Words from the Heart: Eulogy for My Dad

Original Madison Square Garden, where mom and dad met/Library of Congress (loc.gov)

Original Madison Square Garden, where mom and dad met/Library of Congress (loc.gov)

It took me endless hours to write because I wanted it to be perfect until one friend said, “You only need to make it real, honest and raw.” Thirty months ago today I read this to my dad, who was by then with us in Spirit.

“Hi Daddy,

You always told me to talk slowly, Daddy, so I’ll do my best, because while it’s hard to talk slowly, it’s even harder now. How to condense a lifetime into a few pages? Where do I start?

I could talk to you about anything, and you made life fun, so when serious things happened, you were easy to talk to. Like the time my nearly 12-year-old mind couldn’t understand something scary, and you patiently explained it to me.

You gave me your attention, and made sure I understood things. You taught me not to give up on my goals and dreams, and to do what I feel inside. You taught me to not be afraid, Daddy. I need to draw from what you taught me so I’m not afraid now.

You and mom filled the house with laughter and love, and music — Herb Alpert and the Tijuana Brass, Burt Bacharach, Henri Mancini, soundtracks from shows like Fiddler on the Roof, Man of La Mancha, The Pink Panther (original, not the remake) — and took us to theater: Annie, Pippin, Chicago, Cabaret, Camelot, Little Shop of Horrors, Sweeney Todd. The list is endless.

You were such a good sport, Daddy, about everything. The time I made you rice pudding and forgot to cook the rice, you said it was delicious.

When Spence brought home a goldfish from Robin Hill, the next day you bought us an aquarium with more fish, sand, rocks, the whole shebang. You didn’t get angry when you found fish floating on the water because we overfed them accidentally. We were kids and kept watching them eat food we sprinkled into the tank.

A few weeks ago, I made a wrong turn going to the hospital. It was meant to be, since mom and I drove past that oh-so-big hill where you took Spence and me sledding. You taught me how to ride a bicycle, and how to drive a car, giving me independence. I felt your trust when you let me drive to school.

When I wanted to smoke as a teenager, you wanted to be sure I learned correctly, so you bought a pack of Marlboro cigarettes and said smoke in the house. I choked the first time I tried to inhale. That made you grin although you tried not to show it.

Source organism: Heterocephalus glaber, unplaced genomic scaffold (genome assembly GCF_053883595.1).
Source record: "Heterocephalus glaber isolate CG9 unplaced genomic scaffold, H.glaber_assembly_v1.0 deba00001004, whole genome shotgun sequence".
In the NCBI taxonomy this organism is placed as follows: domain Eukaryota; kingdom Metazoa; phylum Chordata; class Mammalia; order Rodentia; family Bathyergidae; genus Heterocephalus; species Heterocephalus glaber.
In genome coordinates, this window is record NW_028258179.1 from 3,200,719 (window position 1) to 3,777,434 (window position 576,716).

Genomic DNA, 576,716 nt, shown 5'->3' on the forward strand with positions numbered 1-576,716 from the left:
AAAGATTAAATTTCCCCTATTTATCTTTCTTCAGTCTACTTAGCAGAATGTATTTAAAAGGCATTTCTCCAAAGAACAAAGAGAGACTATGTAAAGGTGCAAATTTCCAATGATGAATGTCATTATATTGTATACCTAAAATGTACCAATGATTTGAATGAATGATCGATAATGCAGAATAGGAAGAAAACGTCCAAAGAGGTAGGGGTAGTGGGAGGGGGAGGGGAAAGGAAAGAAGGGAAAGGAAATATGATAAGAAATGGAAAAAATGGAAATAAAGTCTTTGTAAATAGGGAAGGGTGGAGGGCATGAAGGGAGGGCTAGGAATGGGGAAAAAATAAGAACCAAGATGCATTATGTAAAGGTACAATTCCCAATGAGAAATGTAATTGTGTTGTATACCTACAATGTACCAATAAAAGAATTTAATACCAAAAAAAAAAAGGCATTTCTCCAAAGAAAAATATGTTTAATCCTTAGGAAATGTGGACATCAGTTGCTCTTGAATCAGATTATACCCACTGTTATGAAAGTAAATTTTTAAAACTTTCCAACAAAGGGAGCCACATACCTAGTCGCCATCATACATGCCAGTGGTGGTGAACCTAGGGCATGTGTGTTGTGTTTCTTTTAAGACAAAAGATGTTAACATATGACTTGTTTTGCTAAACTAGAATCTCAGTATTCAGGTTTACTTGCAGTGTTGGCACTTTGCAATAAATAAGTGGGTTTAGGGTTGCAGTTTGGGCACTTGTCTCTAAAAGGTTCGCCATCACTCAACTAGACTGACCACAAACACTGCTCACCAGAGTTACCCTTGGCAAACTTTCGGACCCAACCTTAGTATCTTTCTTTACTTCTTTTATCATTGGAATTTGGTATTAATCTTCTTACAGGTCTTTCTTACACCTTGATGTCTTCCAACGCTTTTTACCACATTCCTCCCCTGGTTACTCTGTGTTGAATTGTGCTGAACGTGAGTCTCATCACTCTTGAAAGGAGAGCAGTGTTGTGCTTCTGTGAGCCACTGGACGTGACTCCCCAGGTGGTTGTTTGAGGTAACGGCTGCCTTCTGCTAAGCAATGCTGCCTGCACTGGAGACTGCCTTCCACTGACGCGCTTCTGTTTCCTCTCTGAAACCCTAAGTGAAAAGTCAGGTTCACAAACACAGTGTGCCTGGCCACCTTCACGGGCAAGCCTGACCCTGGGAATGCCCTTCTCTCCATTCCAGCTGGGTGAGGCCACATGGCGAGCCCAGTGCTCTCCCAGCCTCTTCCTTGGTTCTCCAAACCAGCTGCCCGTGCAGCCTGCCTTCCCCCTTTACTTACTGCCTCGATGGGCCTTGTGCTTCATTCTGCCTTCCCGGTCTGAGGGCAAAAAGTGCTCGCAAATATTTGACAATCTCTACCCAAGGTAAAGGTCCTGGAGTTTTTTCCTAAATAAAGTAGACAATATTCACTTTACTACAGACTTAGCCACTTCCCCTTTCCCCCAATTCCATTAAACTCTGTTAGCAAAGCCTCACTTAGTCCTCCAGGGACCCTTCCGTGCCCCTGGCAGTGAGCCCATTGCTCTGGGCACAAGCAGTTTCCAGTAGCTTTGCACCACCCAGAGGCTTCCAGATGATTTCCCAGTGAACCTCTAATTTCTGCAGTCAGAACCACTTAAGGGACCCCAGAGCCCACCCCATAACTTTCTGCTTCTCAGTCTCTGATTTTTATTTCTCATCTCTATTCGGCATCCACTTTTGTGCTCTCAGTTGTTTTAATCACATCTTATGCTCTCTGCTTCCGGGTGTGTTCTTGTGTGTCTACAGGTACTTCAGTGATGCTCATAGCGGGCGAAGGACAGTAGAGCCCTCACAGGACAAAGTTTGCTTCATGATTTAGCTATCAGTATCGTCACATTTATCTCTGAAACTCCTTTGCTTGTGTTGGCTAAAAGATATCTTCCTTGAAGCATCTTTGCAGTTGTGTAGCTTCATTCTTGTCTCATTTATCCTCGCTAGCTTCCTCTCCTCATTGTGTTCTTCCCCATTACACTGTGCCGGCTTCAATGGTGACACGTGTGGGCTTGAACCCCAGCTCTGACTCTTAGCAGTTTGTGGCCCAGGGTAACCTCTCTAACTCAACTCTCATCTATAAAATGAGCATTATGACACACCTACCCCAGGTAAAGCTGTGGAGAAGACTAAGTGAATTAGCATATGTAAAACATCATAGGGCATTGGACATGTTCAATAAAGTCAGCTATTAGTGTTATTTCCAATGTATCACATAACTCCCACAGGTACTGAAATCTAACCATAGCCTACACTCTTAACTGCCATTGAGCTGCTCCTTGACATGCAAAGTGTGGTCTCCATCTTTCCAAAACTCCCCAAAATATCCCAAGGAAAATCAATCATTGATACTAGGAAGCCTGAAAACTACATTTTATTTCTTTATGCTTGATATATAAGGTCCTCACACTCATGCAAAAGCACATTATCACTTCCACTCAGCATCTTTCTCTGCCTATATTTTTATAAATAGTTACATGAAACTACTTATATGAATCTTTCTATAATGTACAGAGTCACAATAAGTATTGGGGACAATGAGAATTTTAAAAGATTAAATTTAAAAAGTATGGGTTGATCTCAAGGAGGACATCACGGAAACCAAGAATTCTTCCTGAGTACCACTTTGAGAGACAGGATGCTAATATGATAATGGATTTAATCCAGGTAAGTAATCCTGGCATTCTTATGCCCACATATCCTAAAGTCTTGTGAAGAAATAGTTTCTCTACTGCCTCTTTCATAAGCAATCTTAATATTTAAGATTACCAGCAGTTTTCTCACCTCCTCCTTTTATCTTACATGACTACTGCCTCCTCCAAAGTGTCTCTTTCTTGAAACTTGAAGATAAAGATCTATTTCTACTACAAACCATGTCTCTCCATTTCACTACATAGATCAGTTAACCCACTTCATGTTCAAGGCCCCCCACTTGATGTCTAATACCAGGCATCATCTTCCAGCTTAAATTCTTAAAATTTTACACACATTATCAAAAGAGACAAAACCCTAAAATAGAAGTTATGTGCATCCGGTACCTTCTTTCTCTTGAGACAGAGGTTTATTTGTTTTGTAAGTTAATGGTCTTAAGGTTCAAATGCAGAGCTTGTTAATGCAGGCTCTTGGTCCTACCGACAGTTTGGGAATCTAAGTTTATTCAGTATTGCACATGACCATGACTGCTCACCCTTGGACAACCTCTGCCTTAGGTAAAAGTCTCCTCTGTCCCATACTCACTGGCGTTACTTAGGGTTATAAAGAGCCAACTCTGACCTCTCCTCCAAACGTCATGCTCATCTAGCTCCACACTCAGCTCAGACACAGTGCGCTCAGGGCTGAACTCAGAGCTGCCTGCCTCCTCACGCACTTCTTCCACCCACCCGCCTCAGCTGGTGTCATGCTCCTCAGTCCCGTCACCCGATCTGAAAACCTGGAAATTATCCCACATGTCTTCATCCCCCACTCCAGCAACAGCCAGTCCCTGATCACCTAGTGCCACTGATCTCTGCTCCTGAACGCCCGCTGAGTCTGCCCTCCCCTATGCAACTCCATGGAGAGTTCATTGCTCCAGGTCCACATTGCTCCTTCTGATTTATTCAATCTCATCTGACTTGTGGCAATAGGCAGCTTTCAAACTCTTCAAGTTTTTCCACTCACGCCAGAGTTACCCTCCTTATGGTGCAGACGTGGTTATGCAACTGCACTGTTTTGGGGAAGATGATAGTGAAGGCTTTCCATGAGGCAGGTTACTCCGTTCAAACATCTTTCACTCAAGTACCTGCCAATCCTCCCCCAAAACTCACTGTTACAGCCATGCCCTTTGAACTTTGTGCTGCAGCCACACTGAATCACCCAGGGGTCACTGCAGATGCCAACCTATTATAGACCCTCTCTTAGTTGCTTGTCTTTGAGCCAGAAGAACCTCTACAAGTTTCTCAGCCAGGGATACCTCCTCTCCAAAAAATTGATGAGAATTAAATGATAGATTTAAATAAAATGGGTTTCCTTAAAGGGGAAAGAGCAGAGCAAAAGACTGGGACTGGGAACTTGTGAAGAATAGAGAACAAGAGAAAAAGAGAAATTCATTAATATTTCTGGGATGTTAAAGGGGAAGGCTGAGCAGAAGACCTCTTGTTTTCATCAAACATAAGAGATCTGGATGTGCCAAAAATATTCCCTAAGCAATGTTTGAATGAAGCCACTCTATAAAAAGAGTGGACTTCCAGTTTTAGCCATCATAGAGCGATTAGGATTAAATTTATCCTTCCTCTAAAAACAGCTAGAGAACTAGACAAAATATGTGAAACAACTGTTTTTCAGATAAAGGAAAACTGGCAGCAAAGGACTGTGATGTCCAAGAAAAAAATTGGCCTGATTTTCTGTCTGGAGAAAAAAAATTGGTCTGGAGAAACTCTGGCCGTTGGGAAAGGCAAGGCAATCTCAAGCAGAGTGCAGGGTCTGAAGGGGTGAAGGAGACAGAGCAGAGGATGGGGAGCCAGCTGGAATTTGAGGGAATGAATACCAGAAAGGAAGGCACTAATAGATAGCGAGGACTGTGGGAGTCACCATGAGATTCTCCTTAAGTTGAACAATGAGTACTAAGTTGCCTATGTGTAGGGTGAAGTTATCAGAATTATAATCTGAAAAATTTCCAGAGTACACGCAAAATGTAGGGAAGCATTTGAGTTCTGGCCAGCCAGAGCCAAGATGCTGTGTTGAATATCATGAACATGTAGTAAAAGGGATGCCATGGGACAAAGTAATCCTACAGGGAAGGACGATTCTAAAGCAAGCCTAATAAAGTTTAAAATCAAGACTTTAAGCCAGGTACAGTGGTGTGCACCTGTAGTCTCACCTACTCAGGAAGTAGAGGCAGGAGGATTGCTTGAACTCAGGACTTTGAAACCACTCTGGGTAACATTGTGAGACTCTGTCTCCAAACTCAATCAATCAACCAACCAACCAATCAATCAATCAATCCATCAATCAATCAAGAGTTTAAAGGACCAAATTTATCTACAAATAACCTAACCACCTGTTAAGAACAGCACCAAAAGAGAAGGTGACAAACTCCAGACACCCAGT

After I missed the college bus back to Oneonta, you walked with me through a blizzard to Scarsdale train station, and then rode with me to New York City so I could catch a bus to campus. A five-plus-hour trip from Port Authority.

There were pictures, lots of pictures, of family, vacations, tailgating parties. And then Spence and I took pictures of you sleeping. We kids thought it was funny, topped only by the time we put a tape recorder next to you while you were snoring. You thought it was funny, too.

The summer before your first stroke, nearly 10 years ago, you and mom wanted to go to Woodstock. So off we went. I have a picture of you standing on the balcony of the Woodstock Playhouse, happy to be with each other, smiling at the sun.

Daddy, you were a peacemaker with people at work, and friends, and you tried to do this within our family. An eternal optimist, you gave it your best, yet life isn’t always fair. You were positive even when things didn’t go the way you planned.

A few people said you’d be watching us from the moment you passed, and one cousin said you’d be upset to see us grieve. It’s OK, Daddy, I told you. That last week in the hospital, I knew you wanted to leave, and were getting ready. And like you took care of us, you wanted to help me with this, too.

You did, Daddy. Except I would never be ready.

When you looked at me during week before last, you questioned with your eyes, and I said it’s OK to leave, do what you want, that mom and I will be OK.

I hope your spirit is soaring in the great somewhere, and that you’re happy to see your childhood dog Buddy, and friends and other family. You had so many friends who loved you as I do, and we grieved with you when they left. It’ll be quite a party up there, Daddy, especially when you start telling jokes.

Last Thursday morning, after you left us, I bet — as you used to do after dates with mom — you lit a cigar, opened a window, and put on the radio for the ride home.

I hope you had a safe trip, Daddy. I love you.”

I’d like to know what you think.

Copyright © Janie Rosman and Kaleidoscope Eyes 2016

3 comments so far

  1. Amber Choisella on

    Just beautiful…. I too have to do the same for my Grandmother’s funeral next Friday but I just cannot even attempt to start it…. it’s HARD. I still talk to her and I know she’s with me in Spirit, but to talk about an existence that she’s no longer a part of, that’s difficult… Thank you for presenting this at this time, it is needed.

    Liked by 1 person

    • nykeypad on

      Thank you, Amber. I appreciate your kind words and understand how you feel. I remember writing and printing and reading it, tearing it up and writing again. At 11:30 p.m. I called a friend, who told me to write as though I’m speaking to him and not about him.

      Your grandmother is with you in Spirit, and knowing this may bring you comfort. Write as if you’re writing her a letter: write to her and tell her how you feel.

      Liked by 1 person

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